Yes, among all the different things I do to run this blog to my taste and satisfaction is waking up at 5:00 am and arriving at Canary Wharf before the brokers even wake up to go to work! May I remind you I am not a broker nor do I have any business affairs in their squeaky-clean office buildings adorned with beautiful modern sculptures and designer furniture.
Quite on the contrary, my visit to Canary Wharf in the early hours of Wednesday morning was more of a fishy kind- wet floors, boxes of crabs here and there, greasy coffee corner serving sloppy breakfast and a bunch of loud but nice fishermen traders waving fresh fish at my face. So funny that two such different establishments (proper corporate people and fishermen) coexist within the same area!
I arrived in Billingsgate market at 6:30 am and already half of the market was empty- apparently 6:30 am is too late to go to a fish market! Luckily some of the traders were still there and we managed to take a couple of great pictures. The highlight was the market café, untouched for the past 30 years, you can spot things such as vintage game machines and plastic chairs from the 80s and lots of amusing late 19th century and early 20th century photographs of the market.
The fish and seafood at the market are wide-ranging – wild fish, farmed fish, all sorts of fish products including roe and salted fish, langoustines, octopus and the list is never ending. The products are obviously fresh due to the regular daily inventory change and turnover (most of the restaurants in London supply their fish from Billingsgate). I found the traders very friendly and keen to serve their customers in the best possible way. Some of the older traders were even dressed with fishermen style hats typically worn in the markets at the time.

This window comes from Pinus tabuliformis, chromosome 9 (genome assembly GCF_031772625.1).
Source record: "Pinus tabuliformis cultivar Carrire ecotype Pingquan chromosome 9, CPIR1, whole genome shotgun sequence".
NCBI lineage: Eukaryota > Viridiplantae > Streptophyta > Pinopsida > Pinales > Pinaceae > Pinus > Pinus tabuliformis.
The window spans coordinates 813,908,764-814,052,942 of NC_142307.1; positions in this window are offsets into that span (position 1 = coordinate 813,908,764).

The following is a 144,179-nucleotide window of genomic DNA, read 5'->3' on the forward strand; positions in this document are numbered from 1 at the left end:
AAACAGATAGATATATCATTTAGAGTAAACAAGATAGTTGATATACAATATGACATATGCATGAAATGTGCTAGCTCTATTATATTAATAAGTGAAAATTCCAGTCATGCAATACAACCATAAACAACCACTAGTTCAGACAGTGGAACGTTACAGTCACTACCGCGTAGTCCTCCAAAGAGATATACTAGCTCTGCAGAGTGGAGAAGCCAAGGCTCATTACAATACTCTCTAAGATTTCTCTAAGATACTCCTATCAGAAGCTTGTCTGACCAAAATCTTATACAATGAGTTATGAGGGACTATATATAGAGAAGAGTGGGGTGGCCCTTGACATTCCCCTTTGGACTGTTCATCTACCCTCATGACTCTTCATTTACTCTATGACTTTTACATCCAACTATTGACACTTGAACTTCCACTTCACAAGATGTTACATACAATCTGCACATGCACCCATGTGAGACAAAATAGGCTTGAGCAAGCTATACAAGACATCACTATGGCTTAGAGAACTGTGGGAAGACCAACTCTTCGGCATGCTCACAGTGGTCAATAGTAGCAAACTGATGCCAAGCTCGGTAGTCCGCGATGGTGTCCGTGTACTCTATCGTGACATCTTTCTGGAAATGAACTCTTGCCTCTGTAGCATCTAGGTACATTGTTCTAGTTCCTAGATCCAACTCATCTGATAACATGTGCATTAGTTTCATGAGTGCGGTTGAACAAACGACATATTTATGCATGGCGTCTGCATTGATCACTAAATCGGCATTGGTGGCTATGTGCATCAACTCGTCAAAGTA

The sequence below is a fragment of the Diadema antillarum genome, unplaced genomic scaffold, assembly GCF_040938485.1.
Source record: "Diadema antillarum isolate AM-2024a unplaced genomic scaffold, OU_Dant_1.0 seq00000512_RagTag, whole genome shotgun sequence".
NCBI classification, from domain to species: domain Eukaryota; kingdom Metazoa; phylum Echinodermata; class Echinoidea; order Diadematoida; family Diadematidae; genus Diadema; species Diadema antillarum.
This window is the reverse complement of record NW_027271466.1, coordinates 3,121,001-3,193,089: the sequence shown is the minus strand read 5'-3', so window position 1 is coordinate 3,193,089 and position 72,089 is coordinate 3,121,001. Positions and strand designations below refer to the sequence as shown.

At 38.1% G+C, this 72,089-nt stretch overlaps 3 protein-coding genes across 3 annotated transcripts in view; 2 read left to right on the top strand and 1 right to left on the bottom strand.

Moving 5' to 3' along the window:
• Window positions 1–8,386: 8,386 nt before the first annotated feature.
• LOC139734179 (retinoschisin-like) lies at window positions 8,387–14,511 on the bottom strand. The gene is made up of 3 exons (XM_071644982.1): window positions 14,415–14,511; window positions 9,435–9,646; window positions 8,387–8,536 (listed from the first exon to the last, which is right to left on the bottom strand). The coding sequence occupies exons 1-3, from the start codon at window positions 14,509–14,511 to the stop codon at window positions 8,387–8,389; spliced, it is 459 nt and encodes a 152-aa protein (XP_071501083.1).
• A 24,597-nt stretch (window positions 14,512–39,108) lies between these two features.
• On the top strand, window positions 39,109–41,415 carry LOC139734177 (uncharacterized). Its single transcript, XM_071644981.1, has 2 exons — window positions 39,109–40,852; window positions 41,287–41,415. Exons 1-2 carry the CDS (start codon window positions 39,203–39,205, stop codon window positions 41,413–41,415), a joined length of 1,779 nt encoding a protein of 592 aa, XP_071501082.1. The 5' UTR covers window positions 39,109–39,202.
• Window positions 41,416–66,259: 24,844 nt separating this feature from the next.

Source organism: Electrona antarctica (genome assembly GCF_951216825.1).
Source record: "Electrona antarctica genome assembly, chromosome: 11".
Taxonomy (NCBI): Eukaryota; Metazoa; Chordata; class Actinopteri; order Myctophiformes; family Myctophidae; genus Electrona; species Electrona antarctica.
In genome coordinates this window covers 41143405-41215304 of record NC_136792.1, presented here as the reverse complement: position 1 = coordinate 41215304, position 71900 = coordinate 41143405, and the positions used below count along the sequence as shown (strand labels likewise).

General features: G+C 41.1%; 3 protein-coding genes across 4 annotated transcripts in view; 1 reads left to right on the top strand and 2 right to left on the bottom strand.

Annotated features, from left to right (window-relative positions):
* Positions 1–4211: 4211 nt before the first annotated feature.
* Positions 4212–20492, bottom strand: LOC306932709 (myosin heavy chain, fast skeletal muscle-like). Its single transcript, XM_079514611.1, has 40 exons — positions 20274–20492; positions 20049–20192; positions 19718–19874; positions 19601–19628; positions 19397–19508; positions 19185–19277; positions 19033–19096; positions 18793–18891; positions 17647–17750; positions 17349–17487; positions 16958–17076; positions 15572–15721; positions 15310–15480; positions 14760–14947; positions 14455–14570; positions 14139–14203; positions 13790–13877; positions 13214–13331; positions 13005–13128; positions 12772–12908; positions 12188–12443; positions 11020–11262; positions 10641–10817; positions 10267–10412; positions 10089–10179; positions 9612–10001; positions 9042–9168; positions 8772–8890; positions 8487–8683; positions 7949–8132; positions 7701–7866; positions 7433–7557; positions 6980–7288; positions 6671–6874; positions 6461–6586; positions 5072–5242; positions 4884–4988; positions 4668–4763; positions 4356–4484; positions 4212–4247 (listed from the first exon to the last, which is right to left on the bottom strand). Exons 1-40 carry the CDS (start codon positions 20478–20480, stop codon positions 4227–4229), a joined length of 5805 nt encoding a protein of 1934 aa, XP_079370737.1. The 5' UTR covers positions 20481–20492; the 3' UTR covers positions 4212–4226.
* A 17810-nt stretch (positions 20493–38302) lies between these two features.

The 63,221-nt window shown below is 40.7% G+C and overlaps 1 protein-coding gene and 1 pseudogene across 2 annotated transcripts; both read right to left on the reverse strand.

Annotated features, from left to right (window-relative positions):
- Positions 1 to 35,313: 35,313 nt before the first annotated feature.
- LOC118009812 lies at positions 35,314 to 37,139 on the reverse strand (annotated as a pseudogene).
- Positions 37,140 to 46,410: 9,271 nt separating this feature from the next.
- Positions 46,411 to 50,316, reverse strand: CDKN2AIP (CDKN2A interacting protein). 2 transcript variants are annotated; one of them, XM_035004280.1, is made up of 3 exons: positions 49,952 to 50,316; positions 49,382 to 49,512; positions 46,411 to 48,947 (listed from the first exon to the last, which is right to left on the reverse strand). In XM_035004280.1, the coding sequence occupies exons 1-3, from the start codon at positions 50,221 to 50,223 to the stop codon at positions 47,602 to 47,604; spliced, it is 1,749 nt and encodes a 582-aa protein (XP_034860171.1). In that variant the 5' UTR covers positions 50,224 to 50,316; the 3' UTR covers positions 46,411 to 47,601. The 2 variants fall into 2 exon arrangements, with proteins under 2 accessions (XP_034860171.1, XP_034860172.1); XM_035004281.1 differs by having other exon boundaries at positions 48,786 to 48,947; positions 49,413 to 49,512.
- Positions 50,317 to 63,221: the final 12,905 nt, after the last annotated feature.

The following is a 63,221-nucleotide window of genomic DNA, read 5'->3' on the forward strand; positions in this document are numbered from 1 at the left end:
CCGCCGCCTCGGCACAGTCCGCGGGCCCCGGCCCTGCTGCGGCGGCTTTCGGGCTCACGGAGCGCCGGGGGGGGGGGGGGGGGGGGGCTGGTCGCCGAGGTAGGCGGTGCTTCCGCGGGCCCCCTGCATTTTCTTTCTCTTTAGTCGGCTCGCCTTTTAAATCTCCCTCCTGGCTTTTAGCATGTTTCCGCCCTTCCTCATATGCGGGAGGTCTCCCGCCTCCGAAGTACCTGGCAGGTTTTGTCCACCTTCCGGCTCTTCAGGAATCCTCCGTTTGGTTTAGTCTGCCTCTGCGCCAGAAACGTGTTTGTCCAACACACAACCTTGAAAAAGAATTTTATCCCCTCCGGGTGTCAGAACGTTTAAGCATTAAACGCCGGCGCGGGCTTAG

Billingsgate is definitely worth paying a visit- pity I arrived too late to experience the busy atmosphere and inter-exchange between buyers and traders! The best time to go is at the opening time (5: 00 am), when restaurant buyers arrive to make their orders.
By the time I left the market at 7: 30 am, a river of consultants, brokers and bankers were flooding their offices. I wonder whether any of them are aware of the contrasting ecosystem residing in the immediate outskirt of the skyscraper complex…
Have you ever visited Billingsgate? 5:00 am may be painfully early, but is great to remind ourselves of what real market trading looks like in comparison to the financial electronic trading systems (although something tells me that the fishermen and the brokers are not all that different, besides the fact that the former wear suits and the latter fishy rubber boots).
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Credit to JP Hion for the great photography featured in this article